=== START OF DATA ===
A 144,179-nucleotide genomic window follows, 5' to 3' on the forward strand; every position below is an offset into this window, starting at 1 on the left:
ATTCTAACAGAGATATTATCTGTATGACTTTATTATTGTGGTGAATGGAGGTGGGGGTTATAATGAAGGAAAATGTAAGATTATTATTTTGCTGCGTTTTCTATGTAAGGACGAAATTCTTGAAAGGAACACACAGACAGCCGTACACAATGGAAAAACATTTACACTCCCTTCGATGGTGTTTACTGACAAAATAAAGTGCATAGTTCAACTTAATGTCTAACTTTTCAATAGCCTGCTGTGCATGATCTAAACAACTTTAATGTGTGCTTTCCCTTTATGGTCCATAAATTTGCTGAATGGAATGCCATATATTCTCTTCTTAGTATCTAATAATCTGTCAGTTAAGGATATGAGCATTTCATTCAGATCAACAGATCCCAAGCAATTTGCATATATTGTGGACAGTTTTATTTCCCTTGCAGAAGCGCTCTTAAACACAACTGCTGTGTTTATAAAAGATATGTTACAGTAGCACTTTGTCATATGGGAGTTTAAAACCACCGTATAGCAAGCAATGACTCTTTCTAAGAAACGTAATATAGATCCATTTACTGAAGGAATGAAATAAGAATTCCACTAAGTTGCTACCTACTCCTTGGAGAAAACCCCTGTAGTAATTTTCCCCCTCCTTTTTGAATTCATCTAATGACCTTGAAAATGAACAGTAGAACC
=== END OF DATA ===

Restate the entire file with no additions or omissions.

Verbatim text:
A 144,179-nucleotide genomic window follows, 5' to 3' on the forward strand; every position below is an offset into this window, starting at 1 on the left:
ATTCTAACAGAGATATTATCTGTATGACTTTATTATTGTGGTGAATGGAGGTGGGGGTTATAATGAAGGAAAATGTAAGATTATTATTTTGCTGCGTTTTCTATGTAAGGACGAAATTCTTGAAAGGAACACACAGACAGCCGTACACAATGGAAAAACATTTACACTCCCTTCGATGGTGTTTACTGACAAAATAAAGTGCATAGTTCAACTTAATGTCTAACTTTTCAATAGCCTGCTGTGCATGATCTAAACAACTTTAATGTGTGCTTTCCCTTTATGGTCCATAAATTTGCTGAATGGAATGCCATATATTCTCTTCTTAGTATCTAATAATCTGTCAGTTAAGGATATGAGCATTTCATTCAGATCAACAGATCCCAAGCAATTTGCATATATTGTGGACAGTTTTATTTCCCTTGCAGAAGCGCTCTTAAACACAACTGCTGTGTTTATAAAAGATATGTTACAGTAGCACTTTGTCATATGGGAGTTTAAAACCACCGTATAGCAAGCAATGACTCTTTCTAAGAAACGTAATATAGATCCATTTACTGAAGGAATGAAATAAGAATTCCACTAAGTTGCTACCTACTCCTTGGAGAAAACCCCTGTAGTAATTTTCCCCCTCCTTTTTGAATTCATCTAATGACCTTGAAAATGAACAGTAGAACC